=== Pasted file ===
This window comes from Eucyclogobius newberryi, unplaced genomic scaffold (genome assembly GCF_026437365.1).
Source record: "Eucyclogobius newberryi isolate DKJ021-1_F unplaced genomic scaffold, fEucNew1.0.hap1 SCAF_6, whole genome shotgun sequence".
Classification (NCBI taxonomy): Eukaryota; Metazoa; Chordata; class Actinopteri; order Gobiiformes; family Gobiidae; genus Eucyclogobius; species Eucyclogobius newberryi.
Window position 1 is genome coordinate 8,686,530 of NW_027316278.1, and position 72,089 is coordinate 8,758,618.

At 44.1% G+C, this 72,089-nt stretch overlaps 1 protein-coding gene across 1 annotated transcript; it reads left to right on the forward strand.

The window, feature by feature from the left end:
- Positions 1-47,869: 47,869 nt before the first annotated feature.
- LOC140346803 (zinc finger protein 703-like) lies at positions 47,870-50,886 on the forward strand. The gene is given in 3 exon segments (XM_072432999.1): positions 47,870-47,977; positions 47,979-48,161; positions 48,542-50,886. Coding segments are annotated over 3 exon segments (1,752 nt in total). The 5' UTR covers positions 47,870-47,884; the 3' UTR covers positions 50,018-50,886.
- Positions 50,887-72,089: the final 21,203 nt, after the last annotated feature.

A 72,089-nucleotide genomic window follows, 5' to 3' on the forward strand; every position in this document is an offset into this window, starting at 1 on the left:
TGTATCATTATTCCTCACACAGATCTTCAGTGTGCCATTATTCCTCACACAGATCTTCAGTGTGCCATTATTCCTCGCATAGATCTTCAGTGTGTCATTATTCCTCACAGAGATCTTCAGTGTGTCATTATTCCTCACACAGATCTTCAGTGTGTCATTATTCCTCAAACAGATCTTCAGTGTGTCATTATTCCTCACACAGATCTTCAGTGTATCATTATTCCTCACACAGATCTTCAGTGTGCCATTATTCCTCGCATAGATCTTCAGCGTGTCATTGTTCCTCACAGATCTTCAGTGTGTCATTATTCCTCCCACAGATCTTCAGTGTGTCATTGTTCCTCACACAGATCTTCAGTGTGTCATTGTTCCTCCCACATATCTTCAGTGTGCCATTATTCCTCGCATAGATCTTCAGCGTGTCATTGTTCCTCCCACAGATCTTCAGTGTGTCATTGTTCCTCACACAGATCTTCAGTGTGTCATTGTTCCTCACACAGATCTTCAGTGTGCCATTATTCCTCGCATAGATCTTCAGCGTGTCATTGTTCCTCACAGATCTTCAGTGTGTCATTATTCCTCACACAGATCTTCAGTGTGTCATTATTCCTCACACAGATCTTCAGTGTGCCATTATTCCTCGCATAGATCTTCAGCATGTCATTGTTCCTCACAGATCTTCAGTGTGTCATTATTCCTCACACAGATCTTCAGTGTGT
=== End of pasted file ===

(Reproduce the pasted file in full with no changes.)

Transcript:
This window comes from Eucyclogobius newberryi, unplaced genomic scaffold (genome assembly GCF_026437365.1).
Source record: "Eucyclogobius newberryi isolate DKJ021-1_F unplaced genomic scaffold, fEucNew1.0.hap1 SCAF_6, whole genome shotgun sequence".
Classification (NCBI taxonomy): Eukaryota; Metazoa; Chordata; class Actinopteri; order Gobiiformes; family Gobiidae; genus Eucyclogobius; species Eucyclogobius newberryi.
Window position 1 is genome coordinate 8,686,530 of NW_027316278.1, and position 72,089 is coordinate 8,758,618.

At 44.1% G+C, this 72,089-nt stretch overlaps 1 protein-coding gene across 1 annotated transcript; it reads left to right on the forward strand.

The window, feature by feature from the left end:
- Positions 1-47,869: 47,869 nt before the first annotated feature.
- LOC140346803 (zinc finger protein 703-like) lies at positions 47,870-50,886 on the forward strand. The gene is given in 3 exon segments (XM_072432999.1): positions 47,870-47,977; positions 47,979-48,161; positions 48,542-50,886. Coding segments are annotated over 3 exon segments (1,752 nt in total). The 5' UTR covers positions 47,870-47,884; the 3' UTR covers positions 50,018-50,886.
- Positions 50,887-72,089: the final 21,203 nt, after the last annotated feature.

A 72,089-nucleotide genomic window follows, 5' to 3' on the forward strand; every position in this document is an offset into this window, starting at 1 on the left:
TGTATCATTATTCCTCACACAGATCTTCAGTGTGCCATTATTCCTCACACAGATCTTCAGTGTGCCATTATTCCTCGCATAGATCTTCAGTGTGTCATTATTCCTCACAGAGATCTTCAGTGTGTCATTATTCCTCACACAGATCTTCAGTGTGTCATTATTCCTCAAACAGATCTTCAGTGTGTCATTATTCCTCACACAGATCTTCAGTGTATCATTATTCCTCACACAGATCTTCAGTGTGCCATTATTCCTCGCATAGATCTTCAGCGTGTCATTGTTCCTCACAGATCTTCAGTGTGTCATTATTCCTCCCACAGATCTTCAGTGTGTCATTGTTCCTCACACAGATCTTCAGTGTGTCATTGTTCCTCCCACATATCTTCAGTGTGCCATTATTCCTCGCATAGATCTTCAGCGTGTCATTGTTCCTCCCACAGATCTTCAGTGTGTCATTGTTCCTCACACAGATCTTCAGTGTGTCATTGTTCCTCACACAGATCTTCAGTGTGCCATTATTCCTCGCATAGATCTTCAGCGTGTCATTGTTCCTCACAGATCTTCAGTGTGTCATTATTCCTCACACAGATCTTCAGTGTGTCATTATTCCTCACACAGATCTTCAGTGTGCCATTATTCCTCGCATAGATCTTCAGCATGTCATTGTTCCTCACAGATCTTCAGTGTGTCATTATTCCTCACACAGATCTTCAGTGTGT